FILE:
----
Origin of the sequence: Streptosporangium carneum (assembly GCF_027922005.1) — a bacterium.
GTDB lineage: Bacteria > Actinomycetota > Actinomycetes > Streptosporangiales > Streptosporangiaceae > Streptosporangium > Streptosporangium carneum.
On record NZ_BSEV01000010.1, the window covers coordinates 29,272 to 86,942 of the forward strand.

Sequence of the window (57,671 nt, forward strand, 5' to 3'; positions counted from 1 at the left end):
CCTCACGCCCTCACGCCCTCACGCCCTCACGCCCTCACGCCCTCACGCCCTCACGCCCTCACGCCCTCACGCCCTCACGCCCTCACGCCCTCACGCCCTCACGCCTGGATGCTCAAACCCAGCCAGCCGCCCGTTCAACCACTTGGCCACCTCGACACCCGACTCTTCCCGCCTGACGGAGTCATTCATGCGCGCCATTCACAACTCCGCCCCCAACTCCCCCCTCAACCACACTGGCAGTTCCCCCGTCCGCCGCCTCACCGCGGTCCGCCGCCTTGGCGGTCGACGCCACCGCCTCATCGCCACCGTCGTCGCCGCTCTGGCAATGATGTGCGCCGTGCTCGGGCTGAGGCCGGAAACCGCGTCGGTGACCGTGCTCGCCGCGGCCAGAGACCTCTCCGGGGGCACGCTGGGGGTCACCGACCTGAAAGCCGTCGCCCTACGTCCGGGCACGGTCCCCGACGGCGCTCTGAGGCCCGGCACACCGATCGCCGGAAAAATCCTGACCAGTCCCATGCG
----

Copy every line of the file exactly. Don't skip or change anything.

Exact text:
Origin of the sequence: Streptosporangium carneum (assembly GCF_027922005.1) — a bacterium.
GTDB lineage: Bacteria > Actinomycetota > Actinomycetes > Streptosporangiales > Streptosporangiaceae > Streptosporangium > Streptosporangium carneum.
On record NZ_BSEV01000010.1, the window covers coordinates 29,272 to 86,942 of the forward strand.

Sequence of the window (57,671 nt, forward strand, 5' to 3'; positions counted from 1 at the left end):
CCTCACGCCCTCACGCCCTCACGCCCTCACGCCCTCACGCCCTCACGCCCTCACGCCCTCACGCCCTCACGCCCTCACGCCCTCACGCCCTCACGCCCTCACGCCTGGATGCTCAAACCCAGCCAGCCGCCCGTTCAACCACTTGGCCACCTCGACACCCGACTCTTCCCGCCTGACGGAGTCATTCATGCGCGCCATTCACAACTCCGCCCCCAACTCCCCCCTCAACCACACTGGCAGTTCCCCCGTCCGCCGCCTCACCGCGGTCCGCCGCCTTGGCGGTCGACGCCACCGCCTCATCGCCACCGTCGTCGCCGCTCTGGCAATGATGTGCGCCGTGCTCGGGCTGAGGCCGGAAACCGCGTCGGTGACCGTGCTCGCCGCGGCCAGAGACCTCTCCGGGGGCACGCTGGGGGTCACCGACCTGAAAGCCGTCGCCCTACGTCCGGGCACGGTCCCCGACGGCGCTCTGAGGCCCGGCACACCGATCGCCGGAAAAATCCTGACCAGTCCCATGCG